Gordimer begins with her own authorial voice, explaining that once, someone wrote to ask her if she would write a story for children; when she said she did not do that, he said every writer ought to write at least one. Gordimer was unconvinced.
One night not long after that, she went to bed, and something—she did not know what—roused her. It was a creaking sound, as if someone were walking. She tried harder to hear and knew she had no precautions against burglars even though she did not want to be robbed. She had heard of a woman murdered two blocks away in broad daylight, as well as a widower who had been knifed and seen his dogs strangled by a dismissed day laborer.
Her heart beat irregularly and she listened carefully for every possible threat. Finally, she realized it was the house itself, built on “undermined ground” and prone to creeping, trembling, and shifting. She thought of the Chopi and Tsonga migrant miners perhaps underneath it, “interred in the most profound of tombs.”
Unable to sleep, she began to tell herself a bedtime story, the content of which constitutes the remainder of the narrative.
There are a man and a woman who love each other very much, and they have a little boy whom they love very much. They live in a suburb in a city and have a cat, a dog, a pool, a housemaid, and an itinerant gardener; they are living happily ever after.
A first-person narrator, implied to be Gordimer herself, begins the short story by commenting in a rather disdainful way that someone once told her all authors should write a story for children; she is not interested in doing so. This changes one night when she is awakened by the fear that someone is inside her house. After she realizes that what she hears is just the house settling, she begins to tell herself a “bedtime story.” These innocuous words belie the disturbing nature of what she was just remembering—a neighbor who was murdered in broad daylight and another who was knifed, his dogs strangled—and what she was just thinking about in terms of her house—that it is essentially built on “undermined ground,” ground that may house migrant miners “interred in the most profound of tombs.” Gordimer makes it clear right away with her murdered neighbors and buried-alive South African Black miners that this is probably not going to be a “bedtime story” that would comfort a child.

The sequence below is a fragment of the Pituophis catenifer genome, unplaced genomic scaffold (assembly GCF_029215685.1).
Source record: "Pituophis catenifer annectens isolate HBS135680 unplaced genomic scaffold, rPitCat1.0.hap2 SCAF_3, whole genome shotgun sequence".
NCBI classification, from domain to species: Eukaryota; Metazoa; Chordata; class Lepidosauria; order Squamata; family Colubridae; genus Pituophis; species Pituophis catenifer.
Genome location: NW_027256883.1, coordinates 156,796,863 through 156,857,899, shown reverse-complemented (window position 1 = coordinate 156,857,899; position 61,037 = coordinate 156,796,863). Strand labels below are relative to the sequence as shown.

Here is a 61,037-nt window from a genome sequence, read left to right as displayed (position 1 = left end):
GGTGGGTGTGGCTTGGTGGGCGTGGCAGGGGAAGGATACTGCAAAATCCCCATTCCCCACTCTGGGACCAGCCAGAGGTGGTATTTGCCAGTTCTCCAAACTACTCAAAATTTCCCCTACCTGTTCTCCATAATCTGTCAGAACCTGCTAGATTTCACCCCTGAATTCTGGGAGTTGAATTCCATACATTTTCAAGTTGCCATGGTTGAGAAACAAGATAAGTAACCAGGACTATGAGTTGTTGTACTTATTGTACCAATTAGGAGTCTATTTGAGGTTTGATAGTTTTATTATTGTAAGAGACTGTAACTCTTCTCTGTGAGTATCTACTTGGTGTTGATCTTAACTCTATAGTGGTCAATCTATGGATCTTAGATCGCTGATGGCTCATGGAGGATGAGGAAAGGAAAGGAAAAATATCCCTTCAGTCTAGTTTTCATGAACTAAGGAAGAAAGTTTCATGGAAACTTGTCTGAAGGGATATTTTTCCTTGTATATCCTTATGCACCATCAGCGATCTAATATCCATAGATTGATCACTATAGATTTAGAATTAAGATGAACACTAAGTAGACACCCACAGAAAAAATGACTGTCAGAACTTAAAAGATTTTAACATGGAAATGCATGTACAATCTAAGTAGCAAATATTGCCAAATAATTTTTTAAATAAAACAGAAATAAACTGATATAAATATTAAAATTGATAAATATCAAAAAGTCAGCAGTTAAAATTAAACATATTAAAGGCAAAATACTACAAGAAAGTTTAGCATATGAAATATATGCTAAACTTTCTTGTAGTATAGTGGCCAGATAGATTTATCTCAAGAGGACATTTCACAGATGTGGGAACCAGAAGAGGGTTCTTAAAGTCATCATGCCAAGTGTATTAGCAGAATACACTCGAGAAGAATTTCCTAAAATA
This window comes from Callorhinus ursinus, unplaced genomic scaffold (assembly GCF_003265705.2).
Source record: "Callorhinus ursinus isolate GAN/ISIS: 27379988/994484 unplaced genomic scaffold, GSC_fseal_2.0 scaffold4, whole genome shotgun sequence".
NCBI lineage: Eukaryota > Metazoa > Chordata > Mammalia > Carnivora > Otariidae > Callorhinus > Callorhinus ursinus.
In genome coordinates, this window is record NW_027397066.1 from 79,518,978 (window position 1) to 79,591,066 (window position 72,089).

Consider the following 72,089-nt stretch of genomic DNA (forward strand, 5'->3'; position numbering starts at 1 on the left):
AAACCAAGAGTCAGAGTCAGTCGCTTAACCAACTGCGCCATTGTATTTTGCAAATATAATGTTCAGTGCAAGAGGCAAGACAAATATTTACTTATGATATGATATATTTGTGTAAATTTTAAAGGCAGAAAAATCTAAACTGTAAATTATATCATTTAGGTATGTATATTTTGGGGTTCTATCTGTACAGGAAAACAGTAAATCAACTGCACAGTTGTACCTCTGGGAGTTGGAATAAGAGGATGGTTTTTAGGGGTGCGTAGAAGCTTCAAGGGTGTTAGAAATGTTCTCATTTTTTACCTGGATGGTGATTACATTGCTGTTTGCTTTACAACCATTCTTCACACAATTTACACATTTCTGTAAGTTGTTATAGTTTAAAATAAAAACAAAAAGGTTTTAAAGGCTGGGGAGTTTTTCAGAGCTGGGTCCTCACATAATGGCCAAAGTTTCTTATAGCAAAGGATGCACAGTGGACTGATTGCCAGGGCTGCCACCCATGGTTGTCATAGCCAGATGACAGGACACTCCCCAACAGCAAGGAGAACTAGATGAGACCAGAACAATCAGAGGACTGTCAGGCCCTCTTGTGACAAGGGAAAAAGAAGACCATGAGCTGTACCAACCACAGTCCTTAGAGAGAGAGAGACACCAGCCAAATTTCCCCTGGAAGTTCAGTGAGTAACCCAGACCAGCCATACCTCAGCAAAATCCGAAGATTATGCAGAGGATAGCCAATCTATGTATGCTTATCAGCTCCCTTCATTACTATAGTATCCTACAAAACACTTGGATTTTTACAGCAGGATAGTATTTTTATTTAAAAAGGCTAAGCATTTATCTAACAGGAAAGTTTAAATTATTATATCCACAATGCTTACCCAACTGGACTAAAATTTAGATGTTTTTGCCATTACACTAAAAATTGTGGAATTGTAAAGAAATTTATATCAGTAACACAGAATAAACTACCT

With the first lines of the official bedtime story, now told by a third-person narrator, Gordimer continues to pique the reader’s curiosity and, perhaps, their concern: she utilizes one of the most famous refrains from fairy tales—”happily ever after”—but is applying it to what is obviously a contemporary story set in Gordimer’s home of South Africa (the suburb, car, various examples of technology, riots, and “people of another color” support this assertion of time and place). Right away, the reader must decide if this is really a bedtime story, a children’s story, or a fairy tale. It has a little boy in it and it is told in a simple, light, fashion with the familiar trappings of the fairy tale genre, but the riots, robberies, and casual racism complicate matters. Gordimer’s tone, which is tongue-in-cheek and satirical, also deviates from the traditionally serious tone of the fairy tale.
A list of the common aspects of fairy tales consists of the following:
1. A fairy tale usually begins with "Once upon a time…” (this is the only aspect Gordimer keeps)
2. Fairy tales are set in the past, usually a long time ago (here, we have 20th-century South Africa)
3. Fairy tales have fantasy, supernatural, or make-believe aspects (everything in this story is realistic and free from the supernatural)
4. Fairy tales usually have clearly defined good characters vs. evil characters (Gordimer gives us “protagonists” who don’t seem all that bad yet are clearly racist, and rioters and ne'er-do-wells whose burglaries and rage don’t seem all that hard to understand given the racially stratified society they live in)
5. Royalty is usually present in a fairy tale, such as a beautiful princess/handsome prince, castle, etc. (when the little boy tries to be the Prince at the end of this story, he dies violently)
6. Fairy tales involve positive or negative magic elements, which may be magical people, animals, or objects (this story features recognizable, realistically drawn characters behaving in a historically accurate fashion)
7. Fairy tales' plots focus on a problem or conflict that needs to be solved (the story does not really have much of a plot and it does not seem like there is any real resolution)
After all that, though, there is still something about Gordimer’s story that feels very fairy-tale-esque: fairy tales are notoriously violent and strange, and the tales of the Grimm brothers feature murderers, doomed children, rapacious animals, and many more unsettling characters and plotlines. There is a doomed child in Gordimer’s story, and so much about the apartheid era is flat-out disturbing and incomprehensible. In fact, while Gordimer does subvert some of the conventions of the genre, some critics suggest the short story ultimately reveals her adherence to them. As K. Narayana Chandran writes, “As a matter of fact, the ‘story’ Gordimer tells herself (or plans to write?) is a simple, predictable one. That story answers to the specifications of a story we read in textbooks, a story of well-meaning but foolishly overcautious parents who are hoist by their own petard.”